Maj. Gen. Lafayette McLaws on Confederate Monuments

One thing that was clear after walking through the historic district of Savannah and that is the city does not ooze Lost Cause symbolism. Perhaps this should come as no surprise given that the city surrendered to the Union army without much of a fight in December 1864.

The city boasts one significant Confederate monument in beautiful Forsyth Park. The monument has an interesting backstory. Organizers insisted that the stone must not originate or pass through a northern state on its way to the city. There were also two dedications after the first design completed in 1876 came under scrutiny.

Busts of Major General Lafayette McLaws and Colonel Francis Bartow were added later.

I doubt that we will hear much fuss about this particular monument, but if we do the thoughts of General McLaws may find a friendly audience. In 1895, McLaws shared the following with the Confederate Veterans Association of Savannah:

For the honor of the Southern country, of the descendants of the soldiers of Lee, let us hope that no such choice will be made in any instance.  But, if it is done, let it be ascribed to the fungus growth of that New South which has none of the Old South in it; and when it is done, with full knowledge and without protest, when the day comes, when the honored dead are forgotten and their monuments teach us no lessons let them be taken down, even as the Communists, when they triumphed for the day, in efforts to establish a New France, tore down the monuments illustrative of the past glories of their country, as being not from them or for them.  But let ours be not destroyed, but put away with our tattered banners, to wait for the resurrection.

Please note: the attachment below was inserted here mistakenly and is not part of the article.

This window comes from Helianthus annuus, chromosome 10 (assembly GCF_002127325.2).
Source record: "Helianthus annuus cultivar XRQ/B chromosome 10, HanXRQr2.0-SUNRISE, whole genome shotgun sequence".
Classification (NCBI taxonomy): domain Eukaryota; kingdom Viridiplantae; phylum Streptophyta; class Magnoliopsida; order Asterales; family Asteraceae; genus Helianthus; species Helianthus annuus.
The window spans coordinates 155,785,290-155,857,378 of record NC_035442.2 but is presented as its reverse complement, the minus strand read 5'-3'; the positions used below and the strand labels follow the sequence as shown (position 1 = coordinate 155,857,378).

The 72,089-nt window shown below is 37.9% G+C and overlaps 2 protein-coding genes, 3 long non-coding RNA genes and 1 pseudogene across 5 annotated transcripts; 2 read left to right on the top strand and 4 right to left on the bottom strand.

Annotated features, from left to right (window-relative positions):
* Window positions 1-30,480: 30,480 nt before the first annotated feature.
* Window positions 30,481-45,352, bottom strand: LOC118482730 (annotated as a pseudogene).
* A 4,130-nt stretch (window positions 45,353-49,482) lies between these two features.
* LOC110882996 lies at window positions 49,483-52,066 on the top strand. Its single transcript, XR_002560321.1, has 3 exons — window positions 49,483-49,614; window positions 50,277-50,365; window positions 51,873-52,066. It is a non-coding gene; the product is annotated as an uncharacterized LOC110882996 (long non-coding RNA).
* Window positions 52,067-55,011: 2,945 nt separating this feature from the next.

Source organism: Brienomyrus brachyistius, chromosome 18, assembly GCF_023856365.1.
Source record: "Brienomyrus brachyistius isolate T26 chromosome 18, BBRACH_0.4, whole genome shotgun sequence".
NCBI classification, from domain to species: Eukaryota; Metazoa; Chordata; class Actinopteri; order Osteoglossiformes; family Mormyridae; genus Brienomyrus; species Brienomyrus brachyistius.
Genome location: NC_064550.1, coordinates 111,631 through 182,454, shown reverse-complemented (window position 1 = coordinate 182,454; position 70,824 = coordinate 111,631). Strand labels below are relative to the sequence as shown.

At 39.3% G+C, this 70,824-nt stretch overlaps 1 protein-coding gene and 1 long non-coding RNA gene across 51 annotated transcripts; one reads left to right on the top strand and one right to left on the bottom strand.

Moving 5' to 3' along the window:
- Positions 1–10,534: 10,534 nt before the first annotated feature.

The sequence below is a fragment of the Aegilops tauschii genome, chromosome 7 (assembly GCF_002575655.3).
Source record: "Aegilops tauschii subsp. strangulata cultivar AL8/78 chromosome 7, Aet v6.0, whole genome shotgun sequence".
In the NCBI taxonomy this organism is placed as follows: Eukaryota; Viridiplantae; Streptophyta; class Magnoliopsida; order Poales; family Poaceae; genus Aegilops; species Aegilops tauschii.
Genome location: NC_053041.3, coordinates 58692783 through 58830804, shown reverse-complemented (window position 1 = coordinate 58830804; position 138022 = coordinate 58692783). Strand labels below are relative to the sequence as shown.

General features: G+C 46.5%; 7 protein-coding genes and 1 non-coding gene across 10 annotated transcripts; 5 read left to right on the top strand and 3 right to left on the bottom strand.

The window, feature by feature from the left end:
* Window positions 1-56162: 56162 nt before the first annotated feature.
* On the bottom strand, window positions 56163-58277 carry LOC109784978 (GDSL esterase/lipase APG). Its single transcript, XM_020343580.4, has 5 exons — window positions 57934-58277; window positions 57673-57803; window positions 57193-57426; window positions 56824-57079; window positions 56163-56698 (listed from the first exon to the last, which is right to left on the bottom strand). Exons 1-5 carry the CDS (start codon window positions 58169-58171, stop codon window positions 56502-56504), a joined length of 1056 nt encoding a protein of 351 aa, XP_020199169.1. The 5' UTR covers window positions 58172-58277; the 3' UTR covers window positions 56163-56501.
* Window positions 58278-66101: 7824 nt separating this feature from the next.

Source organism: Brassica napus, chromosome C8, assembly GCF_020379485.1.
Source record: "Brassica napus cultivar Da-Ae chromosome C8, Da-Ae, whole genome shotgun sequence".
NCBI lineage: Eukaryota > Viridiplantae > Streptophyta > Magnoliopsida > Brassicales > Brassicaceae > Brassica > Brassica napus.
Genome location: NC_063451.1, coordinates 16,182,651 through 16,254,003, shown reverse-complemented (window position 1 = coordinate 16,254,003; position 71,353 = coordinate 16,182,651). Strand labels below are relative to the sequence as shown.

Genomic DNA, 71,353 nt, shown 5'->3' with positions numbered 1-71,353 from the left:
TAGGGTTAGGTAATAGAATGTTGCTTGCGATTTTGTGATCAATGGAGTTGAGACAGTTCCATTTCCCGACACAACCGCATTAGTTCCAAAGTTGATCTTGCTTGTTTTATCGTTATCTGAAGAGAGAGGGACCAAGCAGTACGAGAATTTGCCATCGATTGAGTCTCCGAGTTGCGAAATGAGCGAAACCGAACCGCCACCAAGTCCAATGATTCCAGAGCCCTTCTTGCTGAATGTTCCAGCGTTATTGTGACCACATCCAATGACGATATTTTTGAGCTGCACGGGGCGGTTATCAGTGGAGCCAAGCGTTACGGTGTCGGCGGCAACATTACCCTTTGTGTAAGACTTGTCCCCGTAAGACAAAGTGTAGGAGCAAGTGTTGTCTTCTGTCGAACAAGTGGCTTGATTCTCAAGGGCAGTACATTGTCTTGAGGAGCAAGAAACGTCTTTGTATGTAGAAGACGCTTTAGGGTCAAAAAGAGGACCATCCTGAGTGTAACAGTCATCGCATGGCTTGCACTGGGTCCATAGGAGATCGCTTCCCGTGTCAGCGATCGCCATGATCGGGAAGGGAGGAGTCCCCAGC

Despite desperate cries to the contrary, I don’t anticipate a “resurrection” any time soon.

[H/T to Frank O’Reilly and John Hennessy for uncovering and sharing this little gem.]

8 comments… add one
  • One c in McLaws. Private message.

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    • Of course. Thanks, Andy.

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  • The term resurrection may simply refer to the end of time.

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    • Good point.

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  • Besides, there isn’t enough about Bartow anywhere. My opinion only.

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  • As Keith Hebert points out in his brand-new book, Cass County, Georgia, became Bartow County because Lewis Cass was a Yankee from Michigan and Bartow had just died for the Confederacy. Poor Cass, his history erased.

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    • Lewis Cass has a statue in Statuary Hall, representing Michigan, sculpted by Daniel Chester French. The Cass statue commissioners were offended by the portrait, but if you look at photos of Cass, French got it spot on. The annoyed sculptor wrote, “I seem to have failed where I am probably the strongest… Catch me taking another statue subject to the verdict of a committee.”

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